Another terminal is the “S” terminal, or sense terminal. This terminal is how the voltage regulator knows the charging voltage so it can make adjustments. This information is pretty important for charging system operation. You may wonder why the voltage regulator doesn’t just tee into the B+ terminal internally. The B+ wire goes right from the alternator to the battery right? Here’s why: remember the voltage drops we were checking a paragraph ago? The S terminal wire does tee into the B+ wire, but it does so closer to the battery so the system will be more tolerant of voltage drops on the B+ wire. This will allow for more accurate voltage regulation at the battery, where it matters.
Finally, there’s the “L” terminal. L is for “lamp,” as in the charging system warning lamp. When the alternator isn’t charging, the L terminal is grounded through the voltage regulator. When the alternator is charging, the L terminal has battery power. The charge warning lamp in the combination meter is connected to key-on power and the other side is connected to the L terminal. So, when the key is in the ON position and the engine isn’t running, the warning lamp should illuminate. After the engine is started and the alternator starts charging, the lamp should go off. A bulb check is an important, and very easy, test when performing charging system diagnosis.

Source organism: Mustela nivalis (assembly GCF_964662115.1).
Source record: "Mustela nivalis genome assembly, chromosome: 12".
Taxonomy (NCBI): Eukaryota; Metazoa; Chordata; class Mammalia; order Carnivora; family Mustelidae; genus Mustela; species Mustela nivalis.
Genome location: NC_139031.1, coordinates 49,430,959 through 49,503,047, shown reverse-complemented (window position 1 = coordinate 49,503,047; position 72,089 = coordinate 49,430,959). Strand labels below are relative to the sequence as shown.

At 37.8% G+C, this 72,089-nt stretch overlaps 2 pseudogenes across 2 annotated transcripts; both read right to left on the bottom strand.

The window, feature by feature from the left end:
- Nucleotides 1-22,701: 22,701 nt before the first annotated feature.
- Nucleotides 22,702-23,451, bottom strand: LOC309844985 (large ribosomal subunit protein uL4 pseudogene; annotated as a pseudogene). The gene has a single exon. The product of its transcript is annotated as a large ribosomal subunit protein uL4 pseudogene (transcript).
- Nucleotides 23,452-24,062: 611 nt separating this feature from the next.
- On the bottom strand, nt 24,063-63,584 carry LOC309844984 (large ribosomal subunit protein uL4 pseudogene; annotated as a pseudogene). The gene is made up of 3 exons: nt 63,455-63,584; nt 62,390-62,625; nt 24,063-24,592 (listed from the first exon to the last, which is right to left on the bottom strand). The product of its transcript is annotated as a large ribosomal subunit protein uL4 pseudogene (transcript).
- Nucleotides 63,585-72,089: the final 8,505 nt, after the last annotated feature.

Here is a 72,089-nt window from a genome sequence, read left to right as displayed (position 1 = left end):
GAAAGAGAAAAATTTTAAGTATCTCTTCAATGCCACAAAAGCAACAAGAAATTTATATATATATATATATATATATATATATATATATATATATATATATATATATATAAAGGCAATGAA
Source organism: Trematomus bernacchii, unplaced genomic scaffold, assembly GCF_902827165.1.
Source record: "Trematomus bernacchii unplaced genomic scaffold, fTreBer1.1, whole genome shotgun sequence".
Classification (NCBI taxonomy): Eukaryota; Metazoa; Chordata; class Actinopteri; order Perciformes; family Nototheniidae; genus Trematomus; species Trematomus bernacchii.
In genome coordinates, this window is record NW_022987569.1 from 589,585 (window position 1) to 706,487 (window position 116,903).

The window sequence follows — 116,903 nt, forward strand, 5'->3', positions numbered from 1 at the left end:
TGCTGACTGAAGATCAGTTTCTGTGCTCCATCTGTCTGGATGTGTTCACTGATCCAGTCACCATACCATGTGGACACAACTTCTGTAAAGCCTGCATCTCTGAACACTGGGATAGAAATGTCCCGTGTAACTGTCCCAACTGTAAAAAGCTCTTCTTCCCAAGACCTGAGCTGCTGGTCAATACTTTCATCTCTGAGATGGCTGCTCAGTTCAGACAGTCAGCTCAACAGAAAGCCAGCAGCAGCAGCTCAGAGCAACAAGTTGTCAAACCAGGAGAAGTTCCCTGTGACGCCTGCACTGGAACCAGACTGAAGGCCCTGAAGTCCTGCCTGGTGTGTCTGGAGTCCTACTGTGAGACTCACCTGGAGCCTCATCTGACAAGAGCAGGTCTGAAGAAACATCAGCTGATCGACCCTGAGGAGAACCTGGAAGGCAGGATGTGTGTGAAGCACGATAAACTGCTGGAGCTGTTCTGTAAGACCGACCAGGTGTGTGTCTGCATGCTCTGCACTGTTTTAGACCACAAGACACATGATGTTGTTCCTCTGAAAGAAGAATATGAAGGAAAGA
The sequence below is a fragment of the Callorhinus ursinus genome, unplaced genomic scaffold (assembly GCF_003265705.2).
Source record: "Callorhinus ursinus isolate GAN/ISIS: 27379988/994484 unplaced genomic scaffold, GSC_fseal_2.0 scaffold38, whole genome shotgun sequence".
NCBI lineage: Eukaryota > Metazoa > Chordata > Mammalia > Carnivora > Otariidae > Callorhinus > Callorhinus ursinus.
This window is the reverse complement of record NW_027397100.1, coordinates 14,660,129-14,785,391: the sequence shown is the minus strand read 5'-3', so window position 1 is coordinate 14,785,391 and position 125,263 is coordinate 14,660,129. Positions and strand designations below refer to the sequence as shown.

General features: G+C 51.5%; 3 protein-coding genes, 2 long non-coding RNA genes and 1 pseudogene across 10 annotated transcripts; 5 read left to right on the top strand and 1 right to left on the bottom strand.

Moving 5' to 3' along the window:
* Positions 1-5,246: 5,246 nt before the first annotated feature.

In closing, keep these rules in mind for your next Nissan charging system challenge:
- Make sure the battery is charged and in good condition before testing the rest of the charging system.
- Use the CONSULT III plus or other methods to disable the Power Generation Variable Voltage System before testing the alternator output.
- Check voltages at all 4 alternator terminals whenever alternator output is low, high, or non-existent.
- Use voltage drop testing to find poor connections and damaged wiring to prevent repeat failures, especially for ground, and the B+ and S terminals.